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Rules: Be polite, be professional, have a plan to kill everyone you meet

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dajoki Donating Member (1000+ posts) Send PM | Profile | Ignore Fri Aug-18-06 09:19 PM
Original message
Rules: Be polite, be professional, have a plan to kill everyone you meet
NYT
http://www.nytimes.com/2006/08/20/magazine/20iraq.html?...

An Army of Some

By MICHAEL R. GORDON
Published: August 20, 2006

The rules posted on the wall of the Marine base in Barwana concisely summed up the American predicament in Iraq: Be polite, be professional, have a plan to kill everyone you meet.

Barwana was a way station for a joint Iraqi and American convoy as it traveled to a stretch of hard-packed sand overlooking the Euphrates in the Haditha triad, one of the more challenging areas in Anbar, the most dangerous province in Iraq. The convoys goal was to inspect a company of Iraqi soldiers who had been involved in an American-directed operation to round up insurgents. With Iraq engulfed in bloody turmoil, any prospect of establishing a modicum of order depends heavily on the new Iraqi Army and the small cadre of Americans that is training it. The rules at Barwana hinted at one rationale. For all of the U.S. militarys fighting skills, the Iraqi troops are better able to differentiate among the welter of tribes, self-styled militias, religious groupings, myriad insurgent organizations and militant jihadists who populate Iraq. But there are other important rationales as well. With American forces stretched perilously thin, the development of Iraqs armed forces is the best hope for putting more boots on the ground. Fielding an Iraqi military along with the parallel effort to build up the Iraqi police is also the closest thing the Bush administration has to an exit strategy.

Before arriving in Iraq earlier this summer, I got the basic facts from Pentagon briefings. There is, American officials said, to be a 10-division Iraqi force. The effort to raise and train the troops, they stated, is 85 percent complete. Statistics like these convey a sense of measurable progress in a region that otherwise appears to be a caldron of violence. The hope of the Americans, the hope of the troops, is that the Iraqis will continue to take over responsibility for the security in their country and that over time well be able to draw down our forces as conditions permit, Defense Secretary Donald H. Rumsfeld said earlier this month.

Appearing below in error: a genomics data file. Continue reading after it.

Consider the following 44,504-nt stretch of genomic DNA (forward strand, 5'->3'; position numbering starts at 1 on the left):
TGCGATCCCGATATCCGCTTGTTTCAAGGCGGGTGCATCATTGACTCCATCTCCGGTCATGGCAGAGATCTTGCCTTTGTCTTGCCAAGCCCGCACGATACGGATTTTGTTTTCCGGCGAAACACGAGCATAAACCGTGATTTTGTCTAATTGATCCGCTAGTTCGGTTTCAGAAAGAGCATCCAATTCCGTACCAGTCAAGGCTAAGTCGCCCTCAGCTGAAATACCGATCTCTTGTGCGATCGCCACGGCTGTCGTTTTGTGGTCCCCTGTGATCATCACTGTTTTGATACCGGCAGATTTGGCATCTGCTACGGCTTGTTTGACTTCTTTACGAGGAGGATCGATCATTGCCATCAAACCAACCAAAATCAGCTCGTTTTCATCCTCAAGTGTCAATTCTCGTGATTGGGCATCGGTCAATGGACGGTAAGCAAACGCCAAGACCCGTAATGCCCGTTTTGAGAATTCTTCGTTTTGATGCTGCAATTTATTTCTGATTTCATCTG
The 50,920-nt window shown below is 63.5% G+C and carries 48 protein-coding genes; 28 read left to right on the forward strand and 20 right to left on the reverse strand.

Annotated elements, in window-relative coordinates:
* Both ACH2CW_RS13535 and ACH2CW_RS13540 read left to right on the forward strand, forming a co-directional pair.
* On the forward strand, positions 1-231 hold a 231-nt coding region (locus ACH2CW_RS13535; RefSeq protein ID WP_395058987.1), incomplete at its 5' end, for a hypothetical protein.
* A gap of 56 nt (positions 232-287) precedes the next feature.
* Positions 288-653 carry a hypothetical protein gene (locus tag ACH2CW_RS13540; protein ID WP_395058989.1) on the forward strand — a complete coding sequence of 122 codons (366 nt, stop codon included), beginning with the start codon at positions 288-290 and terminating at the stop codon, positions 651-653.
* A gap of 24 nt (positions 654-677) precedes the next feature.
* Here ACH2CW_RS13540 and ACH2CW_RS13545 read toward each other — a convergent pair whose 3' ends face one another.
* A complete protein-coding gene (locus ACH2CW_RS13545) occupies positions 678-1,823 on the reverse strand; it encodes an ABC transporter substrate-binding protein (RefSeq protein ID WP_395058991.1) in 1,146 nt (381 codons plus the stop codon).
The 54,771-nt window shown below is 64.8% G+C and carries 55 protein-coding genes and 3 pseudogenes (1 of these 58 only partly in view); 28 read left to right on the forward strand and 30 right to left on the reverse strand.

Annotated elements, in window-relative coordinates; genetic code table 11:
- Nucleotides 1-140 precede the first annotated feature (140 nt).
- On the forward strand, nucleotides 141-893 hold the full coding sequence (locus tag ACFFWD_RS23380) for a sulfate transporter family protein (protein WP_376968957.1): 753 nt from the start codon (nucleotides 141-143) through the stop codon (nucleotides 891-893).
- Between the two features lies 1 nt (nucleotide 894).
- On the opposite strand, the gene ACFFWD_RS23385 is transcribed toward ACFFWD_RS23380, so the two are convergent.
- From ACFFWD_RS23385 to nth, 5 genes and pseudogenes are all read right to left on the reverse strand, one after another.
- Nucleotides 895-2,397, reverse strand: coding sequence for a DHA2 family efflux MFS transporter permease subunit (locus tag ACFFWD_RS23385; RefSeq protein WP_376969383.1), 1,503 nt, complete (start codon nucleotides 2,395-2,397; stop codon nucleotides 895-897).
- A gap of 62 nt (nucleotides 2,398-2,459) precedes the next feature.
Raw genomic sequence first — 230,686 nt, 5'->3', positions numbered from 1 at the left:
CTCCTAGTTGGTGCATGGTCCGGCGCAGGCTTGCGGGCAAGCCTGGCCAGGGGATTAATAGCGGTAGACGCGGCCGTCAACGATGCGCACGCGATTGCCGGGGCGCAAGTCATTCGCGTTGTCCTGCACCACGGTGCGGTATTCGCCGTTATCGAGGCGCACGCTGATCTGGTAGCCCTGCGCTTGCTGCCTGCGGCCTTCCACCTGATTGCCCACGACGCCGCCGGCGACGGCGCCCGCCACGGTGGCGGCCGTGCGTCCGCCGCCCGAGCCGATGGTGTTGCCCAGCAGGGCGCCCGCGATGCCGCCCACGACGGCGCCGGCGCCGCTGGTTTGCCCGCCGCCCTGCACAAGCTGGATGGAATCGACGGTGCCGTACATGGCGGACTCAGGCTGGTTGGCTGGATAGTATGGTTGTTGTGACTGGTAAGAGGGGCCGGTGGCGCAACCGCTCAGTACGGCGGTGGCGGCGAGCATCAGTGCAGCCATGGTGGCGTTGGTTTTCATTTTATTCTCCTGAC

What I saw in more than three weeks in Anbar Province was not reassuring. Dogged efforts were being undercut by a dysfunctional Iraqi bureaucracy in Baghdad. The American advisers were able and extremely dedicated, and the Iraqi troops under their tutelage were making strides toward becoming an independent fighting element. But Iraqs Ministry of Defense has been slow to issue promotions for the new soldiers and to distribute proper pay. A goodly number of the Iraqi soldiers have voted with their feet and gone AWOL or left to join the Iraqi police, so they could live close to home.

<<snip>>

Anbar is a vast region in western Iraq that borders on Syria, Jordan and Saudi Arabia. The Sunni-dominated area has been a base of operations for Iraqi insurgents and serves as a transit route for foreign fighters who have come to Iraq to wage jihad against the Americans. According to American statistics, there are more attacks in Anbar on a per capita basis than in any other part of Iraq.

For all this, Anbar has long been what the military calls an economy of force operation, which is a polite way of saying that troop requirements elsewhere in Iraq have led American commanders to employ fewer forces in the province than the situation warrants. As a consequence, counterinsurgency operations have taken on the quality of a whack-a-mole arcade game. Every time the Americans have massed force to put out one fire, they have created a vacuum elsewhere that the insurgents have rushed to fill. When the Marines gathered forces to clear Falluja in 2004, they drew troops from the Haditha area, where the insurgents promptly moved in and executed the defenseless local police near the towns soccer field. The Marines returned in strength to Haditha and established several forward bases, including the one at Barwana, but then many of the troops were sent to the far west when commanders decided to clear Al Qaim, near the Syrian border. And the insurgents filtered back to Haditha.
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Demeter Donating Member (1000+ posts) Send PM | Profile | Ignore Fri Aug-18-06 09:33 PM
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1. And Here I Thought It Was the GOP Playbook!
Maybe the Marines ripped it off?
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nam78_two Donating Member (1000+ posts) Send PM | Profile | Ignore Fri Aug-18-06 09:43 PM
Response to Reply #1
2. "And Here I Thought It Was the GOP Playbook!"
Edited on Fri Aug-18-06 09:44 PM by nam78_two
Then it wouldn't have the 'be polite' or 'be professional' part x(
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dajoki Donating Member (1000+ posts) Send PM | Profile | Ignore Sat Aug-19-06 10:54 AM
Response to Reply #2
4. Boy, is that the truth!!
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rubberducky Donating Member (1000+ posts) Send PM | Profile | Ignore Fri Aug-18-06 09:49 PM
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3. What has our gov. done to these men and women??????
These people really think they are there for a purpose. Thier very lives depend on our governments decisions. "Stay the course" is so rediculous. When do we win?? what will constitute winning?? Time to pack up our boys and girls, admit the gov. made mistakes, and bring our people home. If we haven`t won by now we never will.
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